Pink Collar Jobs: Beyond Traditional Demographics

Pink Collar Jobs
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We have previously talked about the colors tainting the labor market. Even though designation of workers by collar color dates back to World War II, it hasn’t lost validity in modern times. No matter how loud we speak in favor of equality, habits are hard to break and some stereotypes still stand, as in the case of Pink Collar jobs.

What is a Pink Collar job?

Pink Collar workers used to be the label that defined women in the labor market during the 70s-80s, practically setting them aside from the traditional workforce. Nowadays, this concept has broadened its definition to describe what have become female dominated industries, such as childcare, social work, education and nursing.

Before people defined pink collar jobs as those requiring minimal professional training (if any), or the magical talent of a woman’s touch; but these were simply, for a lack of better words, the jobs men didn’t want. Why? Because they had lower pay and prestige, which made men reluctant to join these industries – or used to.

Today, men who have taken on positions in these categories reap the rewards of their versatility. Those who work in female-dominated industries have grown faster in their companies, had access to structural advantages and received higher pays than their female colleagues – due to what is known as the Glass Escalator phenomenon.

The Evolution of Pink Collar Jobs

Fortunately, our society is evolving and moving towards becoming more inclusive, based on the values of respect and diversity of gender, talents, interests and beliefs. Today’s job market can’t afford to slow down or lose valuable talent due to old stigmas or narrow mindedness.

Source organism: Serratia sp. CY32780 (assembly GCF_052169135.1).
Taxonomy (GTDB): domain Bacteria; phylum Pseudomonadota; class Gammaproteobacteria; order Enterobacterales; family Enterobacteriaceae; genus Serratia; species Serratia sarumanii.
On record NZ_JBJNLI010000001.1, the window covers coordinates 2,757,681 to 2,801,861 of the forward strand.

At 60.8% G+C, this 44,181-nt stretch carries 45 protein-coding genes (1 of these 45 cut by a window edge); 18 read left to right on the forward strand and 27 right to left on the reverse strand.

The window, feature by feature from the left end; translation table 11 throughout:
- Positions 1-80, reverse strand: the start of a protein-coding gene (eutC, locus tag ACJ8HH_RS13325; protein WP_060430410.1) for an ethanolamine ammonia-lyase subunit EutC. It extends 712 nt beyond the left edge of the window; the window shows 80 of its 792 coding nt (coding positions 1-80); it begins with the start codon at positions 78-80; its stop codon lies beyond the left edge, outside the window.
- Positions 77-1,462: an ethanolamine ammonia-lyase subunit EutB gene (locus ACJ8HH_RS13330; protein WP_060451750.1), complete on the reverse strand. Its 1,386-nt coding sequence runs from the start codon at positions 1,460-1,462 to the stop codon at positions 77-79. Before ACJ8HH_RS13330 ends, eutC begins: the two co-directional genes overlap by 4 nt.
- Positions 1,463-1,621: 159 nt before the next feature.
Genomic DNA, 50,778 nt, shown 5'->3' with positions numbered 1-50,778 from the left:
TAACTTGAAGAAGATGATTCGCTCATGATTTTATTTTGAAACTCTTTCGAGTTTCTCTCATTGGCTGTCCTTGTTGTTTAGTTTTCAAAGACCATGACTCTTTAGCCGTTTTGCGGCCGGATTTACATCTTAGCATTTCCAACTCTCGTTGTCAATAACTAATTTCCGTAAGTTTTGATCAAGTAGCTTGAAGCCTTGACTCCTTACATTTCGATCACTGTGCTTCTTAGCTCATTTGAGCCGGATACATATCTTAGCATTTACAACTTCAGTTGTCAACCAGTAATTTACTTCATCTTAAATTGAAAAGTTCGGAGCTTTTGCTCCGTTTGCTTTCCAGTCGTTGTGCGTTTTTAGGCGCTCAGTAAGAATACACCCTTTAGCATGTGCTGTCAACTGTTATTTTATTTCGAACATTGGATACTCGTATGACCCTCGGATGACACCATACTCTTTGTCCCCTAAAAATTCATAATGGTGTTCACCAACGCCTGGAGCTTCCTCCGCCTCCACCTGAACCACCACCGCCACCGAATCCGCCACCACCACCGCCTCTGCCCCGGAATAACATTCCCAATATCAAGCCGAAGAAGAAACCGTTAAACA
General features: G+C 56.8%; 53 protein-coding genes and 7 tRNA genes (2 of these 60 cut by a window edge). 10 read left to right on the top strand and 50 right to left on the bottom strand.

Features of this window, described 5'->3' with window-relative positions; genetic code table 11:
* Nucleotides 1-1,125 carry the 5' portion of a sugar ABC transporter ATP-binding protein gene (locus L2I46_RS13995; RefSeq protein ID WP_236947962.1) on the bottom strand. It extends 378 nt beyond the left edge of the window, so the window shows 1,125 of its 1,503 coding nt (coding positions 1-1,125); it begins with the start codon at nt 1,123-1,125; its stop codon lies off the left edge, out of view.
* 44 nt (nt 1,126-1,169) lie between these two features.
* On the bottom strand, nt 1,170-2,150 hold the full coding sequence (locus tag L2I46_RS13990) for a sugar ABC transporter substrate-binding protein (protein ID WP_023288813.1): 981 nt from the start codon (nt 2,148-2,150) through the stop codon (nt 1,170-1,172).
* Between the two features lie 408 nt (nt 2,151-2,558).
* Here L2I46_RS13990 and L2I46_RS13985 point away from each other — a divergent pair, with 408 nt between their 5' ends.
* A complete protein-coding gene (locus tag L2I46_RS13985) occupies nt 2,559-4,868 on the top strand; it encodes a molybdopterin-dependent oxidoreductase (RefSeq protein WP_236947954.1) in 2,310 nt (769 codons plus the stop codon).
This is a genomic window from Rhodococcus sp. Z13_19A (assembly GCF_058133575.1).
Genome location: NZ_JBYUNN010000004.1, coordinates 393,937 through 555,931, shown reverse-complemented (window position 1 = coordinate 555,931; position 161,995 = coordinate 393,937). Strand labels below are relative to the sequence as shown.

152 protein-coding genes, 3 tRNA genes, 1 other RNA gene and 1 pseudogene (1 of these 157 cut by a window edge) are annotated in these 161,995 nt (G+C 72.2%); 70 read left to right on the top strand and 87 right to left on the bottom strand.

Modern companies thrive on skill diversity and look for professionals that can help them build a successful, multi-talented workforce. These New Collar workers are able to develop both the hard and soft skills necessary to excel at their jobs, independently of the industry in which they practice.

However, there still are jobs that may surprise many for having a pink hue, such as in Social Media. Although it requires extensive marketing and editorial skills, like a traditional white collar position, it surely has been feminized in the way some companies phrase their job ads.

There is still so much to do

Women who venture into male dominated industries still tend to struggle to succeed simply due to their gender. Female professionals continue to be underrated and undercompensated in some industries. Thankfully, this has not fully stopped women from developing their professional careers proving that female power knows no boundaries, but there is still work to be done.

Words of advice

Pink, white or blue you should always take care of your employees and search for the best talent without any distinction of color, gender or religion. Talent and hard work should be compensated as deserved. Make sure you reward your employees and make them feel valued so they can perform their best.

Grace A. Cattini
Content Editor and Copywriter